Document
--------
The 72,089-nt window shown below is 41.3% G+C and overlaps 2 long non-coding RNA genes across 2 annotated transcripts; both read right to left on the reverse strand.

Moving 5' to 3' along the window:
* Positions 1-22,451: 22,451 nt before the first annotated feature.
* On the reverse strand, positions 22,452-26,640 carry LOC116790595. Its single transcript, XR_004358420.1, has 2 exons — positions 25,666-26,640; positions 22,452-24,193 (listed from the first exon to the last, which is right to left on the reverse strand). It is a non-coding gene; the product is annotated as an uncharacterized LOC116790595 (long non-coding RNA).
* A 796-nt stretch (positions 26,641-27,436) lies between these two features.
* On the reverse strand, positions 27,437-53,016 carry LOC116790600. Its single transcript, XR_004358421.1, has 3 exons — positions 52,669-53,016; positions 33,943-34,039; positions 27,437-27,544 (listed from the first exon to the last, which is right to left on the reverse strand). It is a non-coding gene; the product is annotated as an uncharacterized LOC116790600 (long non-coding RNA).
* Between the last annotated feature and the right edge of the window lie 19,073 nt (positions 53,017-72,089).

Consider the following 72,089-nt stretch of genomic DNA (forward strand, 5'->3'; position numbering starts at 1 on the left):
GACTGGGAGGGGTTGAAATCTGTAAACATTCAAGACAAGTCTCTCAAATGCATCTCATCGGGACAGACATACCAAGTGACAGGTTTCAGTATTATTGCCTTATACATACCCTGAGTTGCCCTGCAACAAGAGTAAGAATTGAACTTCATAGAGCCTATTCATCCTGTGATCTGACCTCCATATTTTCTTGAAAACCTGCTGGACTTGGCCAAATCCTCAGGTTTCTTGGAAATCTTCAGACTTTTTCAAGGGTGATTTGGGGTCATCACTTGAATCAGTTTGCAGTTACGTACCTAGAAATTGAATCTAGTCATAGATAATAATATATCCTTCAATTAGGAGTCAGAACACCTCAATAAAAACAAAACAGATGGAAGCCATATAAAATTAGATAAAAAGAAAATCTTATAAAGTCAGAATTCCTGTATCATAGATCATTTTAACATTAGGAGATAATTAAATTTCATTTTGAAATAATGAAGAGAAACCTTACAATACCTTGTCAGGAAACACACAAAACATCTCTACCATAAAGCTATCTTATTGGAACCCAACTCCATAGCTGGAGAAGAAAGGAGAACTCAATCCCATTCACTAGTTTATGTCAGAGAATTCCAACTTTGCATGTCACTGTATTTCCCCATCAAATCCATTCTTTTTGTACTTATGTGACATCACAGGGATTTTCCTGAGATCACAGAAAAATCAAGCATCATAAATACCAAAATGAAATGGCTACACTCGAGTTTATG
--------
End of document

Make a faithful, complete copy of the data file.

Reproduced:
The 72,089-nt window shown below is 41.3% G+C and overlaps 2 long non-coding RNA genes across 2 annotated transcripts; both read right to left on the reverse strand.

Moving 5' to 3' along the window:
* Positions 1-22,451: 22,451 nt before the first annotated feature.
* On the reverse strand, positions 22,452-26,640 carry LOC116790595. Its single transcript, XR_004358420.1, has 2 exons — positions 25,666-26,640; positions 22,452-24,193 (listed from the first exon to the last, which is right to left on the reverse strand). It is a non-coding gene; the product is annotated as an uncharacterized LOC116790595 (long non-coding RNA).
* A 796-nt stretch (positions 26,641-27,436) lies between these two features.
* On the reverse strand, positions 27,437-53,016 carry LOC116790600. Its single transcript, XR_004358421.1, has 3 exons — positions 52,669-53,016; positions 33,943-34,039; positions 27,437-27,544 (listed from the first exon to the last, which is right to left on the reverse strand). It is a non-coding gene; the product is annotated as an uncharacterized LOC116790600 (long non-coding RNA).
* Between the last annotated feature and the right edge of the window lie 19,073 nt (positions 53,017-72,089).

Consider the following 72,089-nt stretch of genomic DNA (forward strand, 5'->3'; position numbering starts at 1 on the left):
GACTGGGAGGGGTTGAAATCTGTAAACATTCAAGACAAGTCTCTCAAATGCATCTCATCGGGACAGACATACCAAGTGACAGGTTTCAGTATTATTGCCTTATACATACCCTGAGTTGCCCTGCAACAAGAGTAAGAATTGAACTTCATAGAGCCTATTCATCCTGTGATCTGACCTCCATATTTTCTTGAAAACCTGCTGGACTTGGCCAAATCCTCAGGTTTCTTGGAAATCTTCAGACTTTTTCAAGGGTGATTTGGGGTCATCACTTGAATCAGTTTGCAGTTACGTACCTAGAAATTGAATCTAGTCATAGATAATAATATATCCTTCAATTAGGAGTCAGAACACCTCAATAAAAACAAAACAGATGGAAGCCATATAAAATTAGATAAAAAGAAAATCTTATAAAGTCAGAATTCCTGTATCATAGATCATTTTAACATTAGGAGATAATTAAATTTCATTTTGAAATAATGAAGAGAAACCTTACAATACCTTGTCAGGAAACACACAAAACATCTCTACCATAAAGCTATCTTATTGGAACCCAACTCCATAGCTGGAGAAGAAAGGAGAACTCAATCCCATTCACTAGTTTATGTCAGAGAATTCCAACTTTGCATGTCACTGTATTTCCCCATCAAATCCATTCTTTTTGTACTTATGTGACATCACAGGGATTTTCCTGAGATCACAGAAAAATCAAGCATCATAAATACCAAAATGAAATGGCTACACTCGAGTTTATG